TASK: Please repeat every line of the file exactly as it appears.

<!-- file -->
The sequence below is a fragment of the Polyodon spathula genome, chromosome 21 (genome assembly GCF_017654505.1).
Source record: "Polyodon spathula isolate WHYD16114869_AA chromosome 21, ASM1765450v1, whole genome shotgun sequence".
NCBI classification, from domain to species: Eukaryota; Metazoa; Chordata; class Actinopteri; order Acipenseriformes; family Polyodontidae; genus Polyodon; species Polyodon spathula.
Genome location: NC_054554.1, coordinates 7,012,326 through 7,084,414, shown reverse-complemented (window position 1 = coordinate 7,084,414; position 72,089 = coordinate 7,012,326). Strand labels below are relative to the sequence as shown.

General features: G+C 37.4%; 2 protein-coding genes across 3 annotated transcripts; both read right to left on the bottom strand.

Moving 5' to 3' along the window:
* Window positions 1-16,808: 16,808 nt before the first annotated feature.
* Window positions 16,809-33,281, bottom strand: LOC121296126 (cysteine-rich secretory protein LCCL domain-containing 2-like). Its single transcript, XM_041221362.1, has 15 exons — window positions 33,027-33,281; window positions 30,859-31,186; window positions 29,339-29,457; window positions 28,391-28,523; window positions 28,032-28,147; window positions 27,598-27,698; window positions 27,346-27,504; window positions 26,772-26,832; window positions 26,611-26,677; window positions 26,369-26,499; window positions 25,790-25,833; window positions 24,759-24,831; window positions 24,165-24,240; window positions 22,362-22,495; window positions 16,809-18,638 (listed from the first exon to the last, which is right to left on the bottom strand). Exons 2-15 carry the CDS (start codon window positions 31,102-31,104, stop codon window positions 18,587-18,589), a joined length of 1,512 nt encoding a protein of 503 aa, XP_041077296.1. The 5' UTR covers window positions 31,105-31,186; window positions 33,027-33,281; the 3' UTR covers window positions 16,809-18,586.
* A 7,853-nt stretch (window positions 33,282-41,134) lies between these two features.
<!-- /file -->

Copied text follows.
The sequence below is a fragment of the Polyodon spathula genome, chromosome 21 (genome assembly GCF_017654505.1).
Source record: "Polyodon spathula isolate WHYD16114869_AA chromosome 21, ASM1765450v1, whole genome shotgun sequence".
NCBI classification, from domain to species: Eukaryota; Metazoa; Chordata; class Actinopteri; order Acipenseriformes; family Polyodontidae; genus Polyodon; species Polyodon spathula.
Genome location: NC_054554.1, coordinates 7,012,326 through 7,084,414, shown reverse-complemented (window position 1 = coordinate 7,084,414; position 72,089 = coordinate 7,012,326). Strand labels below are relative to the sequence as shown.

General features: G+C 37.4%; 2 protein-coding genes across 3 annotated transcripts; both read right to left on the bottom strand.

Moving 5' to 3' along the window:
* Window positions 1-16,808: 16,808 nt before the first annotated feature.
* Window positions 16,809-33,281, bottom strand: LOC121296126 (cysteine-rich secretory protein LCCL domain-containing 2-like). Its single transcript, XM_041221362.1, has 15 exons — window positions 33,027-33,281; window positions 30,859-31,186; window positions 29,339-29,457; window positions 28,391-28,523; window positions 28,032-28,147; window positions 27,598-27,698; window positions 27,346-27,504; window positions 26,772-26,832; window positions 26,611-26,677; window positions 26,369-26,499; window positions 25,790-25,833; window positions 24,759-24,831; window positions 24,165-24,240; window positions 22,362-22,495; window positions 16,809-18,638 (listed from the first exon to the last, which is right to left on the bottom strand). Exons 2-15 carry the CDS (start codon window positions 31,102-31,104, stop codon window positions 18,587-18,589), a joined length of 1,512 nt encoding a protein of 503 aa, XP_041077296.1. The 5' UTR covers window positions 31,105-31,186; window positions 33,027-33,281; the 3' UTR covers window positions 16,809-18,586.
* A 7,853-nt stretch (window positions 33,282-41,134) lies between these two features.